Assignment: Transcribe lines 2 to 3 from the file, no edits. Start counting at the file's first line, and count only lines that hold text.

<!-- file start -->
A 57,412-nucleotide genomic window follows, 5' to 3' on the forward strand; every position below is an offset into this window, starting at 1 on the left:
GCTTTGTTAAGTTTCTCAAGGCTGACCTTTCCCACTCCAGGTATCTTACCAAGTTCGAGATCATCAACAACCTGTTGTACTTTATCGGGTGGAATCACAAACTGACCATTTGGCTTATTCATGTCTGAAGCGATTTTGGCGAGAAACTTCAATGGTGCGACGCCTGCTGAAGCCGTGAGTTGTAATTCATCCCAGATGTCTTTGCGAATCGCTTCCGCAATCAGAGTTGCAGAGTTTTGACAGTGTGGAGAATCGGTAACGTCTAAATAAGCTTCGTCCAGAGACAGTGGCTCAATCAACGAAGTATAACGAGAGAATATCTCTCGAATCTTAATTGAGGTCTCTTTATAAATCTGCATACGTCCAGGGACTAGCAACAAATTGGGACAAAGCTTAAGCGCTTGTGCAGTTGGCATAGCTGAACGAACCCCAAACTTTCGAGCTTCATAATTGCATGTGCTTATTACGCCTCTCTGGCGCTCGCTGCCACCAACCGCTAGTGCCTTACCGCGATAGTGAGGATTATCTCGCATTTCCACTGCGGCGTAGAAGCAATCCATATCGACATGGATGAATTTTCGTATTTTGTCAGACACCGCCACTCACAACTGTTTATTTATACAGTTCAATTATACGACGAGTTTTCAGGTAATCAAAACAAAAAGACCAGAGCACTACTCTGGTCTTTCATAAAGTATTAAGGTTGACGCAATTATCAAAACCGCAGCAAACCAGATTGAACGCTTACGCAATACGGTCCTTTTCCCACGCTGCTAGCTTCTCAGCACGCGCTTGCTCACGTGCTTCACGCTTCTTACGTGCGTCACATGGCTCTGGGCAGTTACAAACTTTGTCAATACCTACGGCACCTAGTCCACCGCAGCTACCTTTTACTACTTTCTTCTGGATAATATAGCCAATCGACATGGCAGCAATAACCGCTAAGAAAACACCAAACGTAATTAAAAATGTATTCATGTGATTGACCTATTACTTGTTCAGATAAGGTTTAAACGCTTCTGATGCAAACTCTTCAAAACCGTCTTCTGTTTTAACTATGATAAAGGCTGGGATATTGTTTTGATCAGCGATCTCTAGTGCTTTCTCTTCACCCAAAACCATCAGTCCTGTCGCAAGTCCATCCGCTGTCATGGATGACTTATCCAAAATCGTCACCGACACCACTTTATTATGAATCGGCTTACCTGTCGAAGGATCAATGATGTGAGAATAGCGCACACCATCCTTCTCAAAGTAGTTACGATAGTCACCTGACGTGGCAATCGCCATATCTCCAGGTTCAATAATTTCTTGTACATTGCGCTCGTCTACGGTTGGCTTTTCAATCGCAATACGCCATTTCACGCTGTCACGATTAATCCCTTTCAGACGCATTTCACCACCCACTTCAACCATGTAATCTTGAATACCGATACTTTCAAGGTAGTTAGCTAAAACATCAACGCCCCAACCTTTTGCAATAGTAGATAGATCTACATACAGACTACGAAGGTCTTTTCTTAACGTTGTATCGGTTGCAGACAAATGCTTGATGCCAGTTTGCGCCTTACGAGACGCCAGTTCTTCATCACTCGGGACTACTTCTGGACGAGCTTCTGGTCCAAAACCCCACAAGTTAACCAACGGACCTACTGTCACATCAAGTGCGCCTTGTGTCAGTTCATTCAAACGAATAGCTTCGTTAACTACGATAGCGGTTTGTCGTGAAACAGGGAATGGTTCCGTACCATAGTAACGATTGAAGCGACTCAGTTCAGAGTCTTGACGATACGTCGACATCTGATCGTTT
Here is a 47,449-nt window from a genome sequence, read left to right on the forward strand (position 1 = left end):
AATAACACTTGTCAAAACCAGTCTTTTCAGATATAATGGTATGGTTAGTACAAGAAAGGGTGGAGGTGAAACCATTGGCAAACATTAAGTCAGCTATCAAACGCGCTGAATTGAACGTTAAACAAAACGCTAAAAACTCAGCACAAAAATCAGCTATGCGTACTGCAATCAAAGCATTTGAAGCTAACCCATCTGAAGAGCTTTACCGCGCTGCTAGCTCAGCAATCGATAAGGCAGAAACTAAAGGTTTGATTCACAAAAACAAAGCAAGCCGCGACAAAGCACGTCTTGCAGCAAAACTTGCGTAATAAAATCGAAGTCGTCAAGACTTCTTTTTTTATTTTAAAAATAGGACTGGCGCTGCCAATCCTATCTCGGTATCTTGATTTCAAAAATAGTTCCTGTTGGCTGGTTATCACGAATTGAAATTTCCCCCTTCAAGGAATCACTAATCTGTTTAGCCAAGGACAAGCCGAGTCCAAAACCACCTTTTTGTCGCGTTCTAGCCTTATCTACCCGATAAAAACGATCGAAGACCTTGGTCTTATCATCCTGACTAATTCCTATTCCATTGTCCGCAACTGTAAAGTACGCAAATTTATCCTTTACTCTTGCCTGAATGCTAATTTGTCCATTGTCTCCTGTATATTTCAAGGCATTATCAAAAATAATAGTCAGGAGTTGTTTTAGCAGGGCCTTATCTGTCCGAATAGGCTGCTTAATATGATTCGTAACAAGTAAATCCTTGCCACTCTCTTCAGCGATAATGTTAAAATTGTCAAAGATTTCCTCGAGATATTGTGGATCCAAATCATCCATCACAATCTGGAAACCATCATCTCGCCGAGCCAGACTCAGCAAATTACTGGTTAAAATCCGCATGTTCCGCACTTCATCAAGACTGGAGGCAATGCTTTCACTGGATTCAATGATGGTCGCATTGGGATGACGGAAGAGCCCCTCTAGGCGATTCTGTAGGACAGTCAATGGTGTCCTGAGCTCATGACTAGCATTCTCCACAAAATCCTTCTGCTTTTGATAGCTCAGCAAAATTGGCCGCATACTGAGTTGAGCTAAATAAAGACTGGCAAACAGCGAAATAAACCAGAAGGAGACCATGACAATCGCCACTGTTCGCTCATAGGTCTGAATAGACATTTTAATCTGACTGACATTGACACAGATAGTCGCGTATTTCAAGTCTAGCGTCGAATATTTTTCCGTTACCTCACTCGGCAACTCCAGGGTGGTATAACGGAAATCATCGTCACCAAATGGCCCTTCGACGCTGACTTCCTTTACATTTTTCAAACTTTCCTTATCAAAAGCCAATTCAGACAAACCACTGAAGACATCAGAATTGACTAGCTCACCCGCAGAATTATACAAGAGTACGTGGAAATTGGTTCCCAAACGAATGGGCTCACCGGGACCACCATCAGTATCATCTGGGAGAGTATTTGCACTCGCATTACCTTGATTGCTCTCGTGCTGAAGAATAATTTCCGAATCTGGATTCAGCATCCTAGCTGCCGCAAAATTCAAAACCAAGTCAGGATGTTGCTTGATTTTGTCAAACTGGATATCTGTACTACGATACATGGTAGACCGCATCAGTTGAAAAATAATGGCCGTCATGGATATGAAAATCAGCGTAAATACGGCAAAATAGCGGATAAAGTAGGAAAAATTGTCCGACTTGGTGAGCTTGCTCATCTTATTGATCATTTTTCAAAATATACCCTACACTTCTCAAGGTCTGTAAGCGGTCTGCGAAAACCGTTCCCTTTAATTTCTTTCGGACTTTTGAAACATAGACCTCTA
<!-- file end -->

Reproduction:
GCTTTGTTAAGTTTCTCAAGGCTGACCTTTCCCACTCCAGGTATCTTACCAAGTTCGAGATCATCAACAACCTGTTGTACTTTATCGGGTGGAATCACAAACTGACCATTTGGCTTATTCATGTCTGAAGCGATTTTGGCGAGAAACTTCAATGGTGCGACGCCTGCTGAAGCCGTGAGTTGTAATTCATCCCAGATGTCTTTGCGAATCGCTTCCGCAATCAGAGTTGCAGAGTTTTGACAGTGTGGAGAATCGGTAACGTCTAAATAAGCTTCGTCCAGAGACAGTGGCTCAATCAACGAAGTATAACGAGAGAATATCTCTCGAATCTTAATTGAGGTCTCTTTATAAATCTGCATACGTCCAGGGACTAGCAACAAATTGGGACAAAGCTTAAGCGCTTGTGCAGTTGGCATAGCTGAACGAACCCCAAACTTTCGAGCTTCATAATTGCATGTGCTTATTACGCCTCTCTGGCGCTCGCTGCCACCAACCGCTAGTGCCTTACCGCGATAGTGAGGATTATCTCGCATTTCCACTGCGGCGTAGAAGCAATCCATATCGACATGGATGAATTTTCGTATTTTGTCAGACACCGCCACTCACAACTGTTTATTTATACAGTTCAATTATACGACGAGTTTTCAGGTAATCAAAACAAAAAGACCAGAGCACTACTCTGGTCTTTCATAAAGTATTAAGGTTGACGCAATTATCAAAACCGCAGCAAACCAGATTGAACGCTTACGCAATACGGTCCTTTTCCCACGCTGCTAGCTTCTCAGCACGCGCTTGCTCACGTGCTTCACGCTTCTTACGTGCGTCACATGGCTCTGGGCAGTTACAAACTTTGTCAATACCTACGGCACCTAGTCCACCGCAGCTACCTTTTACTACTTTCTTCTGGATAATATAGCCAATCGACATGGCAGCAATAACCGCTAAGAAAACACCAAACGTAATTAAAAATGTATTCATGTGATTGACCTATTACTTGTTCAGATAAGGTTTAAACGCTTCTGATGCAAACTCTTCAAAACCGTCTTCTGTTTTAACTATGATAAAGGCTGGGATATTGTTTTGATCAGCGATCTCTAGTGCTTTCTCTTCACCCAAAACCATCAGTCCTGTCGCAAGTCCATCCGCTGTCATGGATGACTTATCCAAAATCGTCACCGACACCACTTTATTATGAATCGGCTTACCTGTCGAAGGATCAATGATGTGAGAATAGCGCACACCATCCTTCTCAAAGTAGTTACGATAGTCACCTGACGTGGCAATCGCCATATCTCCAGGTTCAATAATTTCTTGTACATTGCGCTCGTCTACGGTTGGCTTTTCAATCGCAATACGCCATTTCACGCTGTCACGATTAATCCCTTTCAGACGCATTTCACCACCCACTTCAACCATGTAATCTTGAATACCGATACTTTCAAGGTAGTTAGCTAAAACATCAACGCCCCAACCTTTTGCAATAGTAGATAGATCTACATACAGACTACGAAGGTCTTTTCTTAACGTTGTATCGGTTGCAGACAAATGCTTGATGCCAGTTTGCGCCTTACGAGACGCCAGTTCTTCATCACTCGGGACTACTTCTGGACGAGCTTCTGGTCCAAAACCCCACAAGTTAACCAACGGACCTACTGTCACATCAAGTGCGCCTTGTGTCAGTTCATTCAAACGAATAGCTTCGTTAACTACGATAGCGGTTTGTCGTGAAACAGGGAATGGTTCCGTACCATAGTAACGATTGAAGCGACTCAGTTCAGAGTCTTGACGATACGTCGACATCTGATCGTTT
Here is a 47,449-nt window from a genome sequence, read left to right on the forward strand (position 1 = left end):